Despicable people doing humorous things makes for raunchy fun in Bad Santa 2
WATCH THE TRAILER(S) HERE:
KEY CAST MEMBERS: Billy Bob Thornton, Kathy Bates, Tony Cox, Christina Hendricks, Brett Kelly, Jenny Zigrino, Jeff Skowron and Ryan Hansen
DIRECTOR(S): Mark Waters
Soon thereafter, Willie gets reacquainted with another old face in the form of Marcus Skidmore (Tony Cox), his height-challenged criminal associate that he hasn’t spoken to in quite some time. Then again, when someone tries to kill you, you really don’t expect to keep in touch with them. As it turns out, however, Marcus has a big score lined up with a Chicago benefactor that needs Willie’s safecracking skills. Reluctantly going along with the plan, Willie is beyond upset when he finds out who the benefactor is: His mother Sunny (Kathy Bates), a criminal in her own right planning on ripping off the charity she’s been working for after getting out of prison. Sure, the plan might involve Marcus and Willie buddying up to Diane (Christina Hendricks), wife of the charity’s founder Regent Hastings (Ryan Hansen) and their top female security guard Gina de Luca (Jenny Zigrino) … But when there’s $2 million to be had for the taking, you do what you gotta do, right?
Which includes not killing each other … At least not with anything other than insults.
SO, IS IT GOOD, BAD OR ABSOLUTELY AWFUL? The rare comedy sequel that surpasses the original in terms of both its storytelling, its comedy and – in this case, it’s downright disgraceful behavior – Bad Santa 2 is the perfect holiday film for anyone looking to watch bad people behaving even worse … And laugh all time they do it.
Make no mistake: Bad Santa 2 is as ribald as a rated “R” comedy can be these days, so if you are easily offended or watch the trailers and go ‘This doesn’t seem to be be for me,’ stick with that assessment. As anyone familiar with the first film might expect, Thornton’s performance in Bad Santa 2 is filled with all the crustiness, acerbic/sarcastic nature and yet, when faced with the optimism and innocence of Thurman, desire to do the right thing (in all the most wrong ways possible). Of course, one could say the same can be said for Cox and Bates as the three sling jokes with equivalency of heavyweight boxers in the 1970s. Whereas Thornton and Cox dish out insults throw profane insults at each other left and right, Bates more than holds her own, delivering crushing truths no proper mother would ever say to her son and discourse that would make even the most respectful man consider domestic violence.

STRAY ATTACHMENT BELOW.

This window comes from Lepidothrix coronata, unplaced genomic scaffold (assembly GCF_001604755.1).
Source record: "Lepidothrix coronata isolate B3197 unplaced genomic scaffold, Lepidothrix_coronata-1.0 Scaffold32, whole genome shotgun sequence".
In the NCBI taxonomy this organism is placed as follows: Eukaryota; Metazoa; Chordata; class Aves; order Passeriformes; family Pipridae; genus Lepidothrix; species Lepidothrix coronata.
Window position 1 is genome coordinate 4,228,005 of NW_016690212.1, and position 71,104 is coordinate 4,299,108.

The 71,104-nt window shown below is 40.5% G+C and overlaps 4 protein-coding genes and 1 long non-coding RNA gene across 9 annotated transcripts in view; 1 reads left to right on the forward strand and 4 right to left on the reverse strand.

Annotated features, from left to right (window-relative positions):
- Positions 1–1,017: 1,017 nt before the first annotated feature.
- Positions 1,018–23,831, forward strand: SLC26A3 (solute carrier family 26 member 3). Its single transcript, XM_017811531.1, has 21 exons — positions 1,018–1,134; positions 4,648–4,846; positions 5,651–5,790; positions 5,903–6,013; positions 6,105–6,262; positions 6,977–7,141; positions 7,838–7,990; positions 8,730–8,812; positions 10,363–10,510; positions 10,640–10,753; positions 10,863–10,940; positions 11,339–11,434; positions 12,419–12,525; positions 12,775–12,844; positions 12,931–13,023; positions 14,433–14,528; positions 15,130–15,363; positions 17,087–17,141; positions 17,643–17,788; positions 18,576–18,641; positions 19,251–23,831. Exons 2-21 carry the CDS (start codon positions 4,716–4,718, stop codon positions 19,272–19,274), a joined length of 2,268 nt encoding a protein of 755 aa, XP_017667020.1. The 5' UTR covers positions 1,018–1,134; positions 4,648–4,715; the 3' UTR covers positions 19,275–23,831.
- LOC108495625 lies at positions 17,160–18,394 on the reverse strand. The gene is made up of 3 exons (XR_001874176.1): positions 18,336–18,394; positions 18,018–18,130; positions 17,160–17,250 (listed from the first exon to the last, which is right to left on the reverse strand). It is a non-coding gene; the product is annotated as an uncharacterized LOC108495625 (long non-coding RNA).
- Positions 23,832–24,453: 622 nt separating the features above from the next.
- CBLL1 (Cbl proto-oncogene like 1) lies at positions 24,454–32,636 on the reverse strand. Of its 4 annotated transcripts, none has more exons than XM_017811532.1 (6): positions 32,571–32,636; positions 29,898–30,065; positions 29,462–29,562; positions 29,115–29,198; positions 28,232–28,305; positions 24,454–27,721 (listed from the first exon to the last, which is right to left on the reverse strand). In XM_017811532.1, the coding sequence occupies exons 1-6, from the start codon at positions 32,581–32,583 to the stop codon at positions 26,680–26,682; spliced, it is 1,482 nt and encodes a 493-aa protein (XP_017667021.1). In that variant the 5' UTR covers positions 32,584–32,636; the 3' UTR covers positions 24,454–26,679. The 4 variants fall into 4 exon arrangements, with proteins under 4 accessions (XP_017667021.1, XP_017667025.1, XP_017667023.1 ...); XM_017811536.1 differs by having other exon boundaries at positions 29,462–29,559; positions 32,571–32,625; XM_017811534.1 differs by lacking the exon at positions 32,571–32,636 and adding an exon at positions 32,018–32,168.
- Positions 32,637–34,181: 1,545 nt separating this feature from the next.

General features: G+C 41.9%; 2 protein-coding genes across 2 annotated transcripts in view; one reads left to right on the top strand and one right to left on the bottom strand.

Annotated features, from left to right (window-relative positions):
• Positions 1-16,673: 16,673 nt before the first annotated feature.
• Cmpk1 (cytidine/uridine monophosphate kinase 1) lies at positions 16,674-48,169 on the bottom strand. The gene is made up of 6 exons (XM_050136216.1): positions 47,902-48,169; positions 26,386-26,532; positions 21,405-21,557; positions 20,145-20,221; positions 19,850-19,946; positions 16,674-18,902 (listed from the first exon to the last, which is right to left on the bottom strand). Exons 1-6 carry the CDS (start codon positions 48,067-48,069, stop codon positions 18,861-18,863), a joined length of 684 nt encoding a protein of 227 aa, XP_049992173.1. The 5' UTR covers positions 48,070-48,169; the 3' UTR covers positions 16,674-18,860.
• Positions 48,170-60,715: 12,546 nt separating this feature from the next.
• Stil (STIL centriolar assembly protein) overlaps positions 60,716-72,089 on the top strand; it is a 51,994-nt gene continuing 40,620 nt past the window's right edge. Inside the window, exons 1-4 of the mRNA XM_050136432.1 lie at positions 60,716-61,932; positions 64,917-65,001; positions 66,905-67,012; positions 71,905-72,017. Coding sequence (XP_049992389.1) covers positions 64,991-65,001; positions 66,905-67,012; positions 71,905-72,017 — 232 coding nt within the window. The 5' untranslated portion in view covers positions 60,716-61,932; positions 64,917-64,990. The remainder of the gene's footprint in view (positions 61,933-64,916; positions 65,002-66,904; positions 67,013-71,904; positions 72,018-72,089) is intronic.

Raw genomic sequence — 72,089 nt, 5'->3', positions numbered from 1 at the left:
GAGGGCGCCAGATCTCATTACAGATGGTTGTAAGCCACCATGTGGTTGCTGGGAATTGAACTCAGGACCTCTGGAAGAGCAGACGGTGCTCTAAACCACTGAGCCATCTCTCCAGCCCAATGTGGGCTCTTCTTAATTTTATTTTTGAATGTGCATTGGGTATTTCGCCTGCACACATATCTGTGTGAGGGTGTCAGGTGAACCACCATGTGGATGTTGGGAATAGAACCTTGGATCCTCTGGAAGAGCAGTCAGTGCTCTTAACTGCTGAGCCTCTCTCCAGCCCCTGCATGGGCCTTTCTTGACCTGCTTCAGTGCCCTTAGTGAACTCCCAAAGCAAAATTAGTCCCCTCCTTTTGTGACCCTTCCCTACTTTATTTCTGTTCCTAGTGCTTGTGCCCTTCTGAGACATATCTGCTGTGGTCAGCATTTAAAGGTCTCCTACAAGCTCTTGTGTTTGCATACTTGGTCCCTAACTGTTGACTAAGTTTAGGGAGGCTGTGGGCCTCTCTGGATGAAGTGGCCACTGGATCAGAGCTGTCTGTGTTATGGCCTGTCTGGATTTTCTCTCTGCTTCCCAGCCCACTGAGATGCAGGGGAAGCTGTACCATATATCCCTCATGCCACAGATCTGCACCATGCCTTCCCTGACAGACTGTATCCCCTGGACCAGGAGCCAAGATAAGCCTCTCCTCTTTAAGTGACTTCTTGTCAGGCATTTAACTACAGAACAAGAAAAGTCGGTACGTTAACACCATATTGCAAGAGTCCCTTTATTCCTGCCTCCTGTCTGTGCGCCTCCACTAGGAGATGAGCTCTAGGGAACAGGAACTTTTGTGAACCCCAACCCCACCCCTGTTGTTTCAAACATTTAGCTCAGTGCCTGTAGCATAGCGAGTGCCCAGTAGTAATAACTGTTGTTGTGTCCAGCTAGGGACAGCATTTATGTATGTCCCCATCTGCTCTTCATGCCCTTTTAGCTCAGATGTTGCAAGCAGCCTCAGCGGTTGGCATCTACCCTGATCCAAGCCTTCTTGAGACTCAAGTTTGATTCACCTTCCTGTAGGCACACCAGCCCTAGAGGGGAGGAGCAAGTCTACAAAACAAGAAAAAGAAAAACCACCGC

Not to be left out, Hendricks and Zigrino get down in their own dirty ways, the former as a sexually frustrated wife and Jenny Zigrino as a security guars with a VERY specific fetish of her own that plays for big laughs. (To say more about it would be to give too much away.) However, the x factor that keeps you from feeling horrible about enjoying watching so many terrible people be, well, terrible is the performance of Kelly as the adorably naive Thurman. Ever an optimist who simply does not understand evil, bad or indecent things, Thurman is the one positive figure in the film who represents all of the things that one is supposed to appreciate about life – a fact not lost on Thornton’s character (and in turn, the audience). While in almost any other situation Thurman’s character would be a completely annoying caricature, Kelly hits his beats with precision to make it all come together.
At least, it all comes together as best one could hope for a film loaded with explicit language, sexual situations, politically incorrect, well, everything, drug and alcohol abuse … And quite possibly the world’s worst mother and son.